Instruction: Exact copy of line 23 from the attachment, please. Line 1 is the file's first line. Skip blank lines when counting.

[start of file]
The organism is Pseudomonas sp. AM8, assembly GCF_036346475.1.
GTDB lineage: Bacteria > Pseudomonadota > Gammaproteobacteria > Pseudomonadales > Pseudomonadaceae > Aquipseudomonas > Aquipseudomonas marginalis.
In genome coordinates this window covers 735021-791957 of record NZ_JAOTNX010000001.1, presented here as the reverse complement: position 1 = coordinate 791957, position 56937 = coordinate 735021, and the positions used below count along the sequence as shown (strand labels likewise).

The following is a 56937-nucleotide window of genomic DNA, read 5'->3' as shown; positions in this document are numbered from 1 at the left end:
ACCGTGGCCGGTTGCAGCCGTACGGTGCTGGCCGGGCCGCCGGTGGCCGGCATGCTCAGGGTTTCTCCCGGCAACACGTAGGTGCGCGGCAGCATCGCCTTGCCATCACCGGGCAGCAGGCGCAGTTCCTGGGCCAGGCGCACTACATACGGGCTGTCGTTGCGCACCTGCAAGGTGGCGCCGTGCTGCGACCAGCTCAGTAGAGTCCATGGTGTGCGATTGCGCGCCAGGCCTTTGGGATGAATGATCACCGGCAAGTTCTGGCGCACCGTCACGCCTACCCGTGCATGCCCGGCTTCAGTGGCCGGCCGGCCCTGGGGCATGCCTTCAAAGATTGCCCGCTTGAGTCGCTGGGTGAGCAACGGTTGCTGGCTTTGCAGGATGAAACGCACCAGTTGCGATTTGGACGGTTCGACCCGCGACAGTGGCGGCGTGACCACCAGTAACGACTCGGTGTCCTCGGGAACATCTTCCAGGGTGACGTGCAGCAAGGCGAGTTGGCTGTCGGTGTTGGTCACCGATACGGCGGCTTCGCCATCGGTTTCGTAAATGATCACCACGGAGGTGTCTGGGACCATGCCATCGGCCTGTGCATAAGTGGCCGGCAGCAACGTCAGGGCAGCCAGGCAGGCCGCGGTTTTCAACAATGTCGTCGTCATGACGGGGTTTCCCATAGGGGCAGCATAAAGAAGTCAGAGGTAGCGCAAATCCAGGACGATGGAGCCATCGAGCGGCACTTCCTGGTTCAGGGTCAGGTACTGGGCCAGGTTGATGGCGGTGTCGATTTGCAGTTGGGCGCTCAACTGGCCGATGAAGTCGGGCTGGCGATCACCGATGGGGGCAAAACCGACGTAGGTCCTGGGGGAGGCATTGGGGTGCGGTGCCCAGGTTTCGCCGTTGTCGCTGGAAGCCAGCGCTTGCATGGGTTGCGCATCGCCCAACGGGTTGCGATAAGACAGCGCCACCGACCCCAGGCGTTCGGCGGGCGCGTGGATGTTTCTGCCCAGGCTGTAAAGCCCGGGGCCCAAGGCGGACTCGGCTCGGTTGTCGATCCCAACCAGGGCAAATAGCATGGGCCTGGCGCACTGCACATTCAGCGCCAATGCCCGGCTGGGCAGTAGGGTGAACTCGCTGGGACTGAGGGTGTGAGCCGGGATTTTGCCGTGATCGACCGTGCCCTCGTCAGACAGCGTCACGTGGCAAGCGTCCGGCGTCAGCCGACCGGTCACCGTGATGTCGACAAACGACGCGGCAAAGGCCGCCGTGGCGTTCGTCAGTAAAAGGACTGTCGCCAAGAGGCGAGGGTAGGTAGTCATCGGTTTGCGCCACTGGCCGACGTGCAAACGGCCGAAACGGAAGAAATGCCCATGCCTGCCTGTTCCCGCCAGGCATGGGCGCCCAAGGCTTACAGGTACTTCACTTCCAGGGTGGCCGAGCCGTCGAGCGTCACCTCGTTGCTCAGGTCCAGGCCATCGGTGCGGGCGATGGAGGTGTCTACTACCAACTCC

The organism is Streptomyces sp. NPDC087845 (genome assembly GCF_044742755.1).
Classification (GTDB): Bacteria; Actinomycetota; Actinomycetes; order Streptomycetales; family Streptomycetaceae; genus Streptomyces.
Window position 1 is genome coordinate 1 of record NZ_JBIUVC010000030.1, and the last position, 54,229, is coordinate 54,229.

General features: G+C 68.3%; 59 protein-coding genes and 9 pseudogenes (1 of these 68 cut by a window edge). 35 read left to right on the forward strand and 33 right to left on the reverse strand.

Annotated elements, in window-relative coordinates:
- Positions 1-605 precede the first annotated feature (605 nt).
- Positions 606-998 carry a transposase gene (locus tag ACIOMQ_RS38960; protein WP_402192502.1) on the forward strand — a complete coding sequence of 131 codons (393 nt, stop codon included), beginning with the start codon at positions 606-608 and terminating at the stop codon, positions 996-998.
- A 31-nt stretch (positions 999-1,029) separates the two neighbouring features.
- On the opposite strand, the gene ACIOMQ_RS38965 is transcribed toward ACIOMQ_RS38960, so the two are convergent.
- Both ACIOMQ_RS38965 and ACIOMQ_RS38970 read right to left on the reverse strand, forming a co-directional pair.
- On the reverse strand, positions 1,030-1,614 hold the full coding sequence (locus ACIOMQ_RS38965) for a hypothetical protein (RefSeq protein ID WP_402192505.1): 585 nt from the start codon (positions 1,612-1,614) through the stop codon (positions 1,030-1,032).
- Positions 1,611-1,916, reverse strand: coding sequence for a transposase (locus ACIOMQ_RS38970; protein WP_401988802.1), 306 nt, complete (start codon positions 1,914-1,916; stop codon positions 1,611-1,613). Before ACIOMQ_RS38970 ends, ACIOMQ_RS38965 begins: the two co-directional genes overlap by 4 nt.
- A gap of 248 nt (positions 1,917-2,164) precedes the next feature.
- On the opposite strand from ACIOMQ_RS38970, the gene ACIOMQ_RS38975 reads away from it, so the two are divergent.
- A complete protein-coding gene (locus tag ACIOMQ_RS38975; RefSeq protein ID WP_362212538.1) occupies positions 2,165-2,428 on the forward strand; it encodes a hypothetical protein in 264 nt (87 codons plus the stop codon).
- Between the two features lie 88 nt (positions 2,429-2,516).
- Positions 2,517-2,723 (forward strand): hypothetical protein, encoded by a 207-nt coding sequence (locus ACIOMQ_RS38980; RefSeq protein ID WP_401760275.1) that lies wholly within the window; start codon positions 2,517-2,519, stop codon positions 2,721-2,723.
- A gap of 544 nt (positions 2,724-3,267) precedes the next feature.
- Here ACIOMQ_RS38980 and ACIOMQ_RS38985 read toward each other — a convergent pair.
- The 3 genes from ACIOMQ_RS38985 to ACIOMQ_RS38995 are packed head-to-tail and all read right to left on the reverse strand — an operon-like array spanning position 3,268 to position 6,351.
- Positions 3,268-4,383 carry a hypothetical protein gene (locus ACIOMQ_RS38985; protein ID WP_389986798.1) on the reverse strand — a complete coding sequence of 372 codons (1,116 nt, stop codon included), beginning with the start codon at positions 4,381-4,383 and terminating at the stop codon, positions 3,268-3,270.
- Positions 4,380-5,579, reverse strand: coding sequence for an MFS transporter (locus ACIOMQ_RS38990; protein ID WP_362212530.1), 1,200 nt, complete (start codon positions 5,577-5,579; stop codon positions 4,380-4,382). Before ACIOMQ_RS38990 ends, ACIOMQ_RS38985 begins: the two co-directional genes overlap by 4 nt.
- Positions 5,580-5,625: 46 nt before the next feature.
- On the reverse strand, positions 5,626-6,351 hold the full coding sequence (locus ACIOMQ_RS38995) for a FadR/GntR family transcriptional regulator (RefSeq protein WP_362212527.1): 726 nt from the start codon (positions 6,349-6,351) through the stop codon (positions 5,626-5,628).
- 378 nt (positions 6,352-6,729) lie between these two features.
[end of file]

- A gap of 544 nt (positions 2,724-3,267) precedes the next feature.